I have a confession to make. I don’t like “virtual events.”

I don’t know quite why I call it a confession. I just have a feeling I’m supposed to like them. People I meet who know that I have blogged about conferences, and often about how technology is reshaping them, are always surprised–perhaps even suspicious–to learn that I don’t care for their “virtual” counterpart.

First, let me say what I don’t mean by “virtual event.” I don’t mean the grassroots virtual event that sprouts thanks to engaged attendees. That type of virtual event is something to aspire to.

Nor do I include online education, like webcasting, etc., and its integration with various online social tools to improve engagement. That’s all great, too.

When I say “virtual event,” I’m talking about this:

virtual

You might recognize this as one of the booths at the Virtual LegalTech Show on November 19.

I’m not picking on LegalTech. In fact, I think LegalTech has been an industry leader when integrating the use of online tools with its legal events. Its New York conference last year was one of the first legal conferences to really take off on Twitter and it seems to always be working on new ways to engage its tech-savvy attorney market.

What I’m picking on is the “virtual” platform and its effort to simply recreate the live event in an online format. LegalTech didn’t come up with this, of course. It’s simply another online tool they’re trying out. A variety of companies offer the virtual platform, and I’ve had my eye on some of them for the last year or so, but so far I’m not buying it.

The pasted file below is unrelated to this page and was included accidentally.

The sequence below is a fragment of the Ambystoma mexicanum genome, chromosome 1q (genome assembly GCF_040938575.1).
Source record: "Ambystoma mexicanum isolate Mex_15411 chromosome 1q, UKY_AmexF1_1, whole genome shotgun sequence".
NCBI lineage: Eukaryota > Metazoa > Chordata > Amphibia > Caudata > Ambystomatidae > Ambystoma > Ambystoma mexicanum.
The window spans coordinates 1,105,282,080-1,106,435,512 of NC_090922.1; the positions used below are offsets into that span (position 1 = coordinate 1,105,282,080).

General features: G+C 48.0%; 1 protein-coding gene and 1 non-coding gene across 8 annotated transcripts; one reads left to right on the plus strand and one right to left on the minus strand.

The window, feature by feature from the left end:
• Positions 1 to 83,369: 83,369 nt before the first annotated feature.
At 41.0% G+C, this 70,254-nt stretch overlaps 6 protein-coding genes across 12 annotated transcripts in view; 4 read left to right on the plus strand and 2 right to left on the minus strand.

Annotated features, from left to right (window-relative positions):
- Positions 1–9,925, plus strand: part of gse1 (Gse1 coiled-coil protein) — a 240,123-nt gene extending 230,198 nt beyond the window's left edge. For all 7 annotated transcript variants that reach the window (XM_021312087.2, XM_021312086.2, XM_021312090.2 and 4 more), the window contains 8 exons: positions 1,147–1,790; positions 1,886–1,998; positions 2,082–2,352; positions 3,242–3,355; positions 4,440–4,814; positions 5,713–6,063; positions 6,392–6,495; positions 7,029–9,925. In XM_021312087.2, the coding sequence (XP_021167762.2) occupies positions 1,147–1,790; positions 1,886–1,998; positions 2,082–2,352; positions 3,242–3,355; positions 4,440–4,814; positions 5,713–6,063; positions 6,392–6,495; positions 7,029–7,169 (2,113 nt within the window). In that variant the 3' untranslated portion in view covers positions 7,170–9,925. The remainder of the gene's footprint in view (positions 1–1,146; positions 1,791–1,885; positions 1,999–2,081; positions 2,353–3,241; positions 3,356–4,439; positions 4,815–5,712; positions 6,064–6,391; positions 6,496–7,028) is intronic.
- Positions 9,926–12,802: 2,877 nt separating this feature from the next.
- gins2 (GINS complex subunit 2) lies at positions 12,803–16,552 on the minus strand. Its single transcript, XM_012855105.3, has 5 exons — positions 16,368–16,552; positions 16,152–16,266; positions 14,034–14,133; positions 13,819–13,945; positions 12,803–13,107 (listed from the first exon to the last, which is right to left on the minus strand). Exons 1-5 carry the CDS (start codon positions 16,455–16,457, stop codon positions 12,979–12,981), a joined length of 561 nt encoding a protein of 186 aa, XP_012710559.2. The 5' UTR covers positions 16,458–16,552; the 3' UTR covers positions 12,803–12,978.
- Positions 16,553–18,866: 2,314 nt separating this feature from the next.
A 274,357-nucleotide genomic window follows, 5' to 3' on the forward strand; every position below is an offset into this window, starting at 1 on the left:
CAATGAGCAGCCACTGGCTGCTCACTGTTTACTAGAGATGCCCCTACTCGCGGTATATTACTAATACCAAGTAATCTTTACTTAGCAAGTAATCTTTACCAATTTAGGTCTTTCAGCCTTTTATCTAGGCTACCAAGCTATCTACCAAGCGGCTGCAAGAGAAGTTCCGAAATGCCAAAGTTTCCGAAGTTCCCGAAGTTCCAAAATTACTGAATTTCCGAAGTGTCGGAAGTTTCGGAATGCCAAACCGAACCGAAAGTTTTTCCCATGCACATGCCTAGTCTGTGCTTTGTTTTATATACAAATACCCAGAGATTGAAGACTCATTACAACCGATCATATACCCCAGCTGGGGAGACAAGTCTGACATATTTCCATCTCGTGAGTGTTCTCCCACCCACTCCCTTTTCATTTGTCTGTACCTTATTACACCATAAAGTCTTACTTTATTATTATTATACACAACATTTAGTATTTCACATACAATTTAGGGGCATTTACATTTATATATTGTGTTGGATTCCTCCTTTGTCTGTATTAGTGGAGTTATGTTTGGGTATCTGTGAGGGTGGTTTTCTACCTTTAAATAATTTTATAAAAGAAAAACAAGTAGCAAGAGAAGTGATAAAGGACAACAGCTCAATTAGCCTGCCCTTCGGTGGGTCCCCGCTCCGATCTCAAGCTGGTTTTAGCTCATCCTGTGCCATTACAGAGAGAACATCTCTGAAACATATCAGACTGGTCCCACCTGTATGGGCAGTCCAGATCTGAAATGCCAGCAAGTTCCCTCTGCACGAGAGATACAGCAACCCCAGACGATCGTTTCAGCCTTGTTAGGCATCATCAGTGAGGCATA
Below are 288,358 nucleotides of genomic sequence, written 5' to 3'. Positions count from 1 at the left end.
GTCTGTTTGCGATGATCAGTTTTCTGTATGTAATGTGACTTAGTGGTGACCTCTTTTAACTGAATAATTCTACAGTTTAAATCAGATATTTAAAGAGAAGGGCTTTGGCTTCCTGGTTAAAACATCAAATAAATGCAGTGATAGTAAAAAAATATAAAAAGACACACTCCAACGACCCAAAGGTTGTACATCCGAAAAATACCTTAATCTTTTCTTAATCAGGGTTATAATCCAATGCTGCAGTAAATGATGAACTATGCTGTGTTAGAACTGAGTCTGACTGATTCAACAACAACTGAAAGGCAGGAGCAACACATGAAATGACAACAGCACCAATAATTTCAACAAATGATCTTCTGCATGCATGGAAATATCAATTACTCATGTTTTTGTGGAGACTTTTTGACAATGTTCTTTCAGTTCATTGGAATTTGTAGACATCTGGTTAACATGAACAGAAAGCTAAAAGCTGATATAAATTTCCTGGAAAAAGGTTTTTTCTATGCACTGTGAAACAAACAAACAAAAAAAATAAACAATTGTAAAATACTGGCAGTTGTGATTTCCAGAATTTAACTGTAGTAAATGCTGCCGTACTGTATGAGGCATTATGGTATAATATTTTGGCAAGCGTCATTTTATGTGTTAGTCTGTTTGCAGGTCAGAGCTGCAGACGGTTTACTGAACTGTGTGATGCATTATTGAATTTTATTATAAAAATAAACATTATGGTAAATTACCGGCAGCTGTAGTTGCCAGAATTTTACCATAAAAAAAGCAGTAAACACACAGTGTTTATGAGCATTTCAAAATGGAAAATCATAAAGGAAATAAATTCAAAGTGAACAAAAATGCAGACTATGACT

See those people milling about in the picture? I think they’re supposed to make me feel connected. Instead, they make me feel like I’m playing the Sims, only the Sims is more interactive. How about the chat box you can see on the right? When I “went to the booth,” I received some type of welcome message in a long list of other welcome messages (with occasional responses) that went something like: ‘Hi, Alli. Thanks for stopping by. Let me know if you have any questions.” This exchange might take place in real life, but here it feels like I’m back in an AOL chatroom, circa 1995. And why do I need to hear loud background noise–mimicking the sound you might hear when you walk into a bustling auditorium–to let me know when I’m in the exhibit hall? It doesn’t make me forget that I’m actually just staring at my computer.

Maybe I simply lack imagination, but I think we can educate, engage and [in the case of sponsors] market online without needing to simulate the real-life experience with features that only remind us of the limitations of online events. In many ways, the online experience isn’t inferior and when we let its form develop and stand on its own, we might even see that some things are better online.

What do you think?

Share